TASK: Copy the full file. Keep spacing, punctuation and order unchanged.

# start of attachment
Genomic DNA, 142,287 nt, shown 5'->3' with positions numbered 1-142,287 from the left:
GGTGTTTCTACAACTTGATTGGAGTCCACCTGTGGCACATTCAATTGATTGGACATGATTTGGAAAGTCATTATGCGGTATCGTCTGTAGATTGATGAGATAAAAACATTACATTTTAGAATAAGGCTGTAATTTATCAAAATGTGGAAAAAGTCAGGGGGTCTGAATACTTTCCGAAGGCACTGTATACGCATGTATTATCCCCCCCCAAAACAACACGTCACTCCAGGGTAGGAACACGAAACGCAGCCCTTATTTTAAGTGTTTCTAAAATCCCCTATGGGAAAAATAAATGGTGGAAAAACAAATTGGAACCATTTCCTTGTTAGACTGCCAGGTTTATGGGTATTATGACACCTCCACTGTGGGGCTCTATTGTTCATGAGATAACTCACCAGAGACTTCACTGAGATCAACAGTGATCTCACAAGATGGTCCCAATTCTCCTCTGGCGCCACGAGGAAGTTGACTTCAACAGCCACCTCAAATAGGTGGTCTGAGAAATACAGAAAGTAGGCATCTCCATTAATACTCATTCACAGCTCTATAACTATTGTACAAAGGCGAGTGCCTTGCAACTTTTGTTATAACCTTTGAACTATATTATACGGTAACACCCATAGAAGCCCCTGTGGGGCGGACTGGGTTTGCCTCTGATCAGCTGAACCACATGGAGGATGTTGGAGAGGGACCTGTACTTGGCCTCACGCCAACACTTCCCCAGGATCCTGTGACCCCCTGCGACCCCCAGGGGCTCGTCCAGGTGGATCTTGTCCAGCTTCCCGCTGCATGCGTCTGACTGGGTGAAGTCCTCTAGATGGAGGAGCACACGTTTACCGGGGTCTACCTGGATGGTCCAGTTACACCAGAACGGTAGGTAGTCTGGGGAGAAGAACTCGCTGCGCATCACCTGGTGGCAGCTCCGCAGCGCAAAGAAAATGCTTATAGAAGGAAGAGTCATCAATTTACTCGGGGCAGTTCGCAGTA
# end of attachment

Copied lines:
Genomic DNA, 142,287 nt, shown 5'->3' with positions numbered 1-142,287 from the left:
GGTGTTTCTACAACTTGATTGGAGTCCACCTGTGGCACATTCAATTGATTGGACATGATTTGGAAAGTCATTATGCGGTATCGTCTGTAGATTGATGAGATAAAAACATTACATTTTAGAATAAGGCTGTAATTTATCAAAATGTGGAAAAAGTCAGGGGGTCTGAATACTTTCCGAAGGCACTGTATACGCATGTATTATCCCCCCCCAAAACAACACGTCACTCCAGGGTAGGAACACGAAACGCAGCCCTTATTTTAAGTGTTTCTAAAATCCCCTATGGGAAAAATAAATGGTGGAAAAACAAATTGGAACCATTTCCTTGTTAGACTGCCAGGTTTATGGGTATTATGACACCTCCACTGTGGGGCTCTATTGTTCATGAGATAACTCACCAGAGACTTCACTGAGATCAACAGTGATCTCACAAGATGGTCCCAATTCTCCTCTGGCGCCACGAGGAAGTTGACTTCAACAGCCACCTCAAATAGGTGGTCTGAGAAATACAGAAAGTAGGCATCTCCATTAATACTCATTCACAGCTCTATAACTATTGTACAAAGGCGAGTGCCTTGCAACTTTTGTTATAACCTTTGAACTATATTATACGGTAACACCCATAGAAGCCCCTGTGGGGCGGACTGGGTTTGCCTCTGATCAGCTGAACCACATGGAGGATGTTGGAGAGGGACCTGTACTTGGCCTCACGCCAACACTTCCCCAGGATCCTGTGACCCCCTGCGACCCCCAGGGGCTCGTCCAGGTGGATCTTGTCCAGCTTCCCGCTGCATGCGTCTGACTGGGTGAAGTCCTCTAGATGGAGGAGCACACGTTTACCGGGGTCTACCTGGATGGTCCAGTTACACCAGAACGGTAGGTAGTCTGGGGAGAAGAACTCGCTGCGCATCACCTGGTGGCAGCTCCGCAGCGCAAAGAAAATGCTTATAGAAGGAAGAGTCATCAATTTACTCGGGGCAGTTCGCAGTA